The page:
For example, Splunk [NASDAQ: SPLK] recently announced plans to purchase SignalFX for $1.05 billion. This transaction will add application performance monitoring capabilities to Splunk’s menu of services, positioning Splunk to maintain its competitive edge against rapidly expanding disruptors like New Relic and Datadog.
Is Splunk a Buy?
Splunk enjoyed a strong second quarter, and all signs point to a promising third quarter.
Fiscal 2Q revenue increased by 33 percent year over year, reaching $516.6 million. This resulted in adjusted earnings of $0.30 per share or $46.6 million, which far exceeded predictions.
Analysts had only expected earnings per share of $0.12. Better still, the company has increased guidance for fiscal year 2020 to approximately $2.30 billion. This is an increase from the $2.25 billion predicted for 2020 just three months ago.
During the earnings call, business leaders noted that the company’s cloud business grew by 80 percent year over year, resulting in ARR (annualized recurring revenue) of more than $300 million.
Furthermore, Splunk [NASDAQ: SPLK] is in the process of securing more long-term contracts and transitioning current clients to cloud or term-licensed based models which ensures recurring revenue in coming years.
Based on these results, many analysts rate Splunk a buy.
What are the Risks of Buying Splunk?
In an unexpected twist, despite all of the good news, the company’s stock price dropped by 15 percent after Q2 results were announced. Analysts are still scratching their heads over this outcome, and they have come up with a plausible theory.
In addition to the strong results and positive predictions, Splunk [NASDAQ: SPLK] reported one dramatic change to its fiscal 2020 forecast.
Three months ago, the company indicated it would have a positive operating cash flow of $250 million. In the more recent call, that figure was adjusted to a net negative operating cash flow of $300 million. This is in part due to the plan to fund 60 percent of the $1.05 billion SignalFX purchase in cash.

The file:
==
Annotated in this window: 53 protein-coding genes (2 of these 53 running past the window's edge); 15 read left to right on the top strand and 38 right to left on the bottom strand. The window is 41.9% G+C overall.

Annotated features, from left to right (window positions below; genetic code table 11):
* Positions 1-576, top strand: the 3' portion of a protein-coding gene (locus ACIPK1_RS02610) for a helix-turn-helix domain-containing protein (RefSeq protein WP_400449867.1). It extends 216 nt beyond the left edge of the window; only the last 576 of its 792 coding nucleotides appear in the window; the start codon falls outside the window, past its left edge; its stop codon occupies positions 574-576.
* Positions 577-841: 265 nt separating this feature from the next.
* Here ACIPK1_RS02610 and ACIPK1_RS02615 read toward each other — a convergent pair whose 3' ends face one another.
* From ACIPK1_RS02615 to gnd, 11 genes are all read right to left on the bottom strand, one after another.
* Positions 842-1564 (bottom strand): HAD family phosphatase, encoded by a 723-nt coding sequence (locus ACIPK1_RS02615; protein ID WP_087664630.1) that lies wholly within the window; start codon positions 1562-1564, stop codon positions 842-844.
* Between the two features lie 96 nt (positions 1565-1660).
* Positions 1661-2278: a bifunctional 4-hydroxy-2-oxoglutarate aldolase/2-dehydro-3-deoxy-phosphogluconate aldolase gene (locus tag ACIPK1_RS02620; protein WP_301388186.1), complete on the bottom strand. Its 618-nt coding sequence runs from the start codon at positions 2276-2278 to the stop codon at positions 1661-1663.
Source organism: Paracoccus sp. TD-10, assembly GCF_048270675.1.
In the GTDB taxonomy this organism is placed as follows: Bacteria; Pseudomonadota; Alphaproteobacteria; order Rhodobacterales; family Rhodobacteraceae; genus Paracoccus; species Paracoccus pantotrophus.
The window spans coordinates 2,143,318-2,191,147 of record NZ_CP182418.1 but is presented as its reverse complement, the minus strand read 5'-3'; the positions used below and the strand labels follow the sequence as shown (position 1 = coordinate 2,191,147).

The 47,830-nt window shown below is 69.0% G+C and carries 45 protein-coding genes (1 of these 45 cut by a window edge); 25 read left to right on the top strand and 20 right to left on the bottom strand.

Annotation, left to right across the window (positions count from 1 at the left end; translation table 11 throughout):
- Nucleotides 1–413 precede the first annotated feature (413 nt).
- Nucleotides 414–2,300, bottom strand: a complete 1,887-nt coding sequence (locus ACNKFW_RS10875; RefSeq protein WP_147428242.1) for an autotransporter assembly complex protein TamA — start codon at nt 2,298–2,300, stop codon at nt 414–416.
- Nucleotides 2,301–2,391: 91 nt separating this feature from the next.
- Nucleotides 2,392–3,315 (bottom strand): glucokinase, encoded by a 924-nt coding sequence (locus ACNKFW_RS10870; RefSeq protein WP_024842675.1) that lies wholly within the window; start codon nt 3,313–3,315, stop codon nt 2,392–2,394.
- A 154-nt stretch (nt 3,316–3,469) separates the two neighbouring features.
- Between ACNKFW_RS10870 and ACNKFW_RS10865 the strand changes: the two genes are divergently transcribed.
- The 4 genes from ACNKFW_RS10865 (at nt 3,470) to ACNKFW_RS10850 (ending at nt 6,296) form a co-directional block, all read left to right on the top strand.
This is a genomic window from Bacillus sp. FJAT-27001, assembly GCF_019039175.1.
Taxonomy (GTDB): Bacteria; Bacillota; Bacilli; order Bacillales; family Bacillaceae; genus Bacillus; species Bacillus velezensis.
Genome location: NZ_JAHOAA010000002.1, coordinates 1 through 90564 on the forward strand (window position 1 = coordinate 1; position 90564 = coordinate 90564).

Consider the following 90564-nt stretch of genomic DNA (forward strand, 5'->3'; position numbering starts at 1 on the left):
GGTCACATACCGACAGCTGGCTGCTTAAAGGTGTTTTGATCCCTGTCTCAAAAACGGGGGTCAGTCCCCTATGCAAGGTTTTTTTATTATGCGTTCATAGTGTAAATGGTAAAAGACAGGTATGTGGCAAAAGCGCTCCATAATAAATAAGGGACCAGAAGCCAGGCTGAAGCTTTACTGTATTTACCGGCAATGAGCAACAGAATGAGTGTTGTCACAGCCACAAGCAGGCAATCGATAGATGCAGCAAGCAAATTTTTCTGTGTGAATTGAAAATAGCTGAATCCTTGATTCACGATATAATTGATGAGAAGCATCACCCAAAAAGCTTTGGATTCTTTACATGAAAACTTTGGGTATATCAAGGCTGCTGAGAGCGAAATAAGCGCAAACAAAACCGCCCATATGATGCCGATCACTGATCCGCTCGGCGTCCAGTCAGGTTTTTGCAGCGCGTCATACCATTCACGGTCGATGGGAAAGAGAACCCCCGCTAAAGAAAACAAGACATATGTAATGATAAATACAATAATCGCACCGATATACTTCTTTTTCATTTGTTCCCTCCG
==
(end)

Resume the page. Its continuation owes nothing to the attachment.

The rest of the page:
Negative cash flow certainly creates risk, and it is worth looking at carefully before investing in any business. Typically, this situation occurs when companies make large purchases like the SignalFX acquisition. However, it only becomes a problem if the investment is a bad one.
In Splunk’s case, it appears that SignalFX will add new capabilities that customers want, making it a smart decision. Of course, only time will tell if the acquisition produces the expected results – and if it doesn’t, investors may see their shares drop in value.
Splunk Stock Forecast Summary
Most analysts are looking at the recent drop in Splunk stock prices as an opportunity – not a warning.
Because Splunk [NASDAQ: SPLK] is in such a strong position, the issue with cash flow doesn’t have them concerned. Instead, this is a chance to purchase Splunk shares at a discount, increasing the likelihood of profits in coming years.
The author has no position in any of the stocks mentioned. Financhill has a disclosure policy. This post may contain affiliate links or links from our sponsors.